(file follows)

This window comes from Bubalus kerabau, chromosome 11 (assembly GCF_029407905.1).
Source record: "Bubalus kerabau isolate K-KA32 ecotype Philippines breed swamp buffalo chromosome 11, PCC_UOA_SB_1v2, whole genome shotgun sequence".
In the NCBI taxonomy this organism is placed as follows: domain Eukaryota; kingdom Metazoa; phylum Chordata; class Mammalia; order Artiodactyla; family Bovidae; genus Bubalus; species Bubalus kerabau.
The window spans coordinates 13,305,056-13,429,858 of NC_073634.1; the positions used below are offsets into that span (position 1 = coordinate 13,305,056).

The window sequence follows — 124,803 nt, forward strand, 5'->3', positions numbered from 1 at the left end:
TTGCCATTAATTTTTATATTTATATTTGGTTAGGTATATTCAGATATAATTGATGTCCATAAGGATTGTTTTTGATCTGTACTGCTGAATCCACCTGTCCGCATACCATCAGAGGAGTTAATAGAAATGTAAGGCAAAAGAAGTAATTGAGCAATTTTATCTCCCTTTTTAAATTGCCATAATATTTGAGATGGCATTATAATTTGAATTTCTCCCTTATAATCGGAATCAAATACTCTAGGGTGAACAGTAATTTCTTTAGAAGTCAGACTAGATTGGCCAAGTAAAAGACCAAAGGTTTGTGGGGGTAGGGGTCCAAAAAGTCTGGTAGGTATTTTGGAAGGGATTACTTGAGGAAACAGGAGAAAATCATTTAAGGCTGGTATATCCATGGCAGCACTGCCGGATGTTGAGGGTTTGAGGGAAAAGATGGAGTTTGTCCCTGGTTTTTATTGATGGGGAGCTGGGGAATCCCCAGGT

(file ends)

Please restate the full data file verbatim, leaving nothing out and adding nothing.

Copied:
This window comes from Bubalus kerabau, chromosome 11 (assembly GCF_029407905.1).
Source record: "Bubalus kerabau isolate K-KA32 ecotype Philippines breed swamp buffalo chromosome 11, PCC_UOA_SB_1v2, whole genome shotgun sequence".
In the NCBI taxonomy this organism is placed as follows: domain Eukaryota; kingdom Metazoa; phylum Chordata; class Mammalia; order Artiodactyla; family Bovidae; genus Bubalus; species Bubalus kerabau.
The window spans coordinates 13,305,056-13,429,858 of NC_073634.1; the positions used below are offsets into that span (position 1 = coordinate 13,305,056).

The window sequence follows — 124,803 nt, forward strand, 5'->3', positions numbered from 1 at the left end:
TTGCCATTAATTTTTATATTTATATTTGGTTAGGTATATTCAGATATAATTGATGTCCATAAGGATTGTTTTTGATCTGTACTGCTGAATCCACCTGTCCGCATACCATCAGAGGAGTTAATAGAAATGTAAGGCAAAAGAAGTAATTGAGCAATTTTATCTCCCTTTTTAAATTGCCATAATATTTGAGATGGCATTATAATTTGAATTTCTCCCTTATAATCGGAATCAAATACTCTAGGGTGAACAGTAATTTCTTTAGAAGTCAGACTAGATTGGCCAAGTAAAAGACCAAAGGTTTGTGGGGGTAGGGGTCCAAAAAGTCTGGTAGGTATTTTGGAAGGGATTACTTGAGGAAACAGGAGAAAATCATTTAAGGCTGGTATATCCATGGCAGCACTGCCGGATGTTGAGGGTTTGAGGGAAAAGATGGAGTTTGTCCCTGGTTTTTATTGATGGGGAGCTGGGGAATCCCCAGGT